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Milberger's Nursery and Landscaping
3920 North Loop 1604 E.
San Antonio, TX 78247

Open 9 to 6 Mon. through Sat.
and 10 to 5 on Sun.

Three exits east of 281, inside of 1604
Next to the Diamond Shamrock station
Please click map for more detailed map and driving directions.

Click here

Weekly Express-News Article
Saturday, October 29, 2005
By Calvin R. Finch, PhD, SAWS Conservation Director, and Horticulturist

“Shade Trees for San Antonio”

Shade Trees are desirable in San Antonio and the whole of South Texas because they reduce the temperatures around our homes by shielding us from the direct sunlight. They are also important because they reduce the amount of irrigation we need on the rest of our landscape, contribute to clean air, reduce runoff, and provide habitat for wildlife. Autumn is the best time to plant shade trees because the trees have a long period to develop a root system before they are faced with the stress of a South Texas summer.

Some of our soils are difficult to dig so select a tree from the nursery that is relatively small so you can manage digging the hole without the need for dynamite or heavy equipment. Dig the hole only as deep as the root ball and two or three times as wide. Never plant the tree too deep. It is best to have it stick out of the ground rather than have it in a sunken area. Do not waste your time or money adding additives (compost, planting fertilizer, or micronutrients) to the hole. As far as I know there is no research that verifies that the expensive additives contribute to survival or growth rate. What does help is to mulch over the root system three – four inches deep to keep the soil cool, reduce evaporation, and keep weeds and grass from competing with the tree. Shredded brush, leaves, or partially finished compost make good mulch. Do not put the mulch against the trunk.

There are many choices of shade trees that do the job in San Antonio. Some are most suitable for specific situations and others are good choices for many uses.

Live oaks are generally rated as the best shade trees for our area. They live a long time and prosper in our climate extremes and poor soils. Live oaks have a horizontal growth pattern that makes very attractive. The acorns are good wildlife food. Live oaks get very large in good soils (easily 65 by 65 feet), but may only reach 25 – 30 feet in poor soils. The only reasons to hesitate to plant a live oak would be lack of space and interest in diversifying a shade tree population already dominated by live oaks. Live oaks are not overly susceptible to oak wilt, but once it invades a neighborhood the disease travels 100 feet/year through the interconnected live oak roots. Live oaks grow at a moderate rate, one – three feet per year.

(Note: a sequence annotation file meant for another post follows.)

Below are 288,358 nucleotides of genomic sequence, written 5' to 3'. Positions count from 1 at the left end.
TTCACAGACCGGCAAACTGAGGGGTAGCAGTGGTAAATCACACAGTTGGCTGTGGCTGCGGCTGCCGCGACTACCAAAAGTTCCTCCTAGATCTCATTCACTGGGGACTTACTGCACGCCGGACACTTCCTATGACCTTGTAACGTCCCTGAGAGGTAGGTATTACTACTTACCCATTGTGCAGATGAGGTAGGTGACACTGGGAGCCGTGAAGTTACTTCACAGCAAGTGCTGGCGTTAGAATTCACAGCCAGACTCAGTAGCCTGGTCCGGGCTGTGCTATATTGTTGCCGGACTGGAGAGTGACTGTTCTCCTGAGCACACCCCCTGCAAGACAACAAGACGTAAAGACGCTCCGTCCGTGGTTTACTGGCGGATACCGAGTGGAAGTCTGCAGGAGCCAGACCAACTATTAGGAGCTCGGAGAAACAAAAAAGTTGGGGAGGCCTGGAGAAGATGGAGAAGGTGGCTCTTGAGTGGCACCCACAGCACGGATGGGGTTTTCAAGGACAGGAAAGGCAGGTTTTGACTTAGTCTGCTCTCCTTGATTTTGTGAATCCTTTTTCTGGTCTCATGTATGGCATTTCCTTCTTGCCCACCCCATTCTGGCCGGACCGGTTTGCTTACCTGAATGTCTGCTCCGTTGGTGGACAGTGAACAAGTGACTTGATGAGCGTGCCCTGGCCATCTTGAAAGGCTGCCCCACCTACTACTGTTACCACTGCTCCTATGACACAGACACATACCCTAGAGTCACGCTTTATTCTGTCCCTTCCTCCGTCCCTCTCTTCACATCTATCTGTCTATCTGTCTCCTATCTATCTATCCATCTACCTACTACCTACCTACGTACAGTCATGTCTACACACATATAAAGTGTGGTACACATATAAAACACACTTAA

Texas red oaks are deciduous oaks that rate almost as high as live oaks in my book as a shade tree. They are nearly as attractive, sometimes have good fall color and grow faster than a live oak. Like live oaks they can become infected by oak wilt. Since the roots are unlikely to root graft as live oaks do; only individual trees become infected.

In the past, there have been problems from red oaks that originated from a seed source in East Texas or some other place with acid soils. When you are considering a red oak make sure the seed source is grown in an alkaline soil. The nursery should be able to guarantee the origin of the tree. If they cannot, buy from someone else. A red oak tree derived from a parent grown in acid soil will be chlorotic within two or three years and never grows well.

Mexican white oak is also called Monterrey oak. It is harder to find in area nurseries, but has many of the good traits of live and red oaks without being susceptible to oak wilt. Mexican white oak is as evergreen as live oak and grows nearly as fast as red oak. At first it grows more upright than live oak, but as it matures Mexican white oak spreads out. Like live oak and Texas red oak, Mexican white oak is a good xeriscape plant.

For an unusual shade tree consider a Montezuma cypress. They are related to our native bald cypress, but grow faster and have more drought tolerance. A Montezuma cypress will grow up to six feet per year on good soils, but will even grow fast in droughty situations. It is a conifer that has a Christmas tree shape for a few years, but eventually forms a shade tree like crown. The needles drop occasionally during drought periods, but the trees quickly recover.

Other shade trees to consider are cedar elm, Chinese pistache, bur oak, chinkapin oak, and anaqua.